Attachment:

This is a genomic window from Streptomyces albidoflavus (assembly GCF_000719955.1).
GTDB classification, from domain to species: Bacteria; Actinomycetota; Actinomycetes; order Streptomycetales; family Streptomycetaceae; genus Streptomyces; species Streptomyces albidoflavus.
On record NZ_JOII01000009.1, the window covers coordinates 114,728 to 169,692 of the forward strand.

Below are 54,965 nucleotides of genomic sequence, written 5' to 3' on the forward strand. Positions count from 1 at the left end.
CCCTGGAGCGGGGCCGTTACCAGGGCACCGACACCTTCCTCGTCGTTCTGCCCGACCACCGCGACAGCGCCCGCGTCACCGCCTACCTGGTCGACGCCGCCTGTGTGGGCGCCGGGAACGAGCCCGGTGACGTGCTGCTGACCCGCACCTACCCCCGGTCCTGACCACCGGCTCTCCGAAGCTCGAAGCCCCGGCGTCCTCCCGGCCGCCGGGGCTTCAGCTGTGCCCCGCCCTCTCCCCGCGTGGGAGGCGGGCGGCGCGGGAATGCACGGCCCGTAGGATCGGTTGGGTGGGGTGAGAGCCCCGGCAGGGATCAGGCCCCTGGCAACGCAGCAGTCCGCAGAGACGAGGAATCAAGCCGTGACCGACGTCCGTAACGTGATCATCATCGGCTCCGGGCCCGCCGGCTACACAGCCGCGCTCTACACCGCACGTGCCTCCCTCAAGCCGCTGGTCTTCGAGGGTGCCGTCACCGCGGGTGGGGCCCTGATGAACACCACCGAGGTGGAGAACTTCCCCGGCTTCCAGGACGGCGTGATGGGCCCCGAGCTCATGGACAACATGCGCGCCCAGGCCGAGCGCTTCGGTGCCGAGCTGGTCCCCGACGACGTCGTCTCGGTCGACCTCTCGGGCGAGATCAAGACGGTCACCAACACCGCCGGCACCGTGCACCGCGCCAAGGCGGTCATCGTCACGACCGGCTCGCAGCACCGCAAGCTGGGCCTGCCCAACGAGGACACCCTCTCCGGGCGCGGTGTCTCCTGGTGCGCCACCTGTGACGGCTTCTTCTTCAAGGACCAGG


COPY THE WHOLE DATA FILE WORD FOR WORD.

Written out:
This is a genomic window from Streptomyces albidoflavus (assembly GCF_000719955.1).
GTDB classification, from domain to species: Bacteria; Actinomycetota; Actinomycetes; order Streptomycetales; family Streptomycetaceae; genus Streptomyces; species Streptomyces albidoflavus.
On record NZ_JOII01000009.1, the window covers coordinates 114,728 to 169,692 of the forward strand.

Below are 54,965 nucleotides of genomic sequence, written 5' to 3' on the forward strand. Positions count from 1 at the left end.
CCCTGGAGCGGGGCCGTTACCAGGGCACCGACACCTTCCTCGTCGTTCTGCCCGACCACCGCGACAGCGCCCGCGTCACCGCCTACCTGGTCGACGCCGCCTGTGTGGGCGCCGGGAACGAGCCCGGTGACGTGCTGCTGACCCGCACCTACCCCCGGTCCTGACCACCGGCTCTCCGAAGCTCGAAGCCCCGGCGTCCTCCCGGCCGCCGGGGCTTCAGCTGTGCCCCGCCCTCTCCCCGCGTGGGAGGCGGGCGGCGCGGGAATGCACGGCCCGTAGGATCGGTTGGGTGGGGTGAGAGCCCCGGCAGGGATCAGGCCCCTGGCAACGCAGCAGTCCGCAGAGACGAGGAATCAAGCCGTGACCGACGTCCGTAACGTGATCATCATCGGCTCCGGGCCCGCCGGCTACACAGCCGCGCTCTACACCGCACGTGCCTCCCTCAAGCCGCTGGTCTTCGAGGGTGCCGTCACCGCGGGTGGGGCCCTGATGAACACCACCGAGGTGGAGAACTTCCCCGGCTTCCAGGACGGCGTGATGGGCCCCGAGCTCATGGACAACATGCGCGCCCAGGCCGAGCGCTTCGGTGCCGAGCTGGTCCCCGACGACGTCGTCTCGGTCGACCTCTCGGGCGAGATCAAGACGGTCACCAACACCGCCGGCACCGTGCACCGCGCCAAGGCGGTCATCGTCACGACCGGCTCGCAGCACCGCAAGCTGGGCCTGCCCAACGAGGACACCCTCTCCGGGCGCGGTGTCTCCTGGTGCGCCACCTGTGACGGCTTCTTCTTCAAGGACCAGG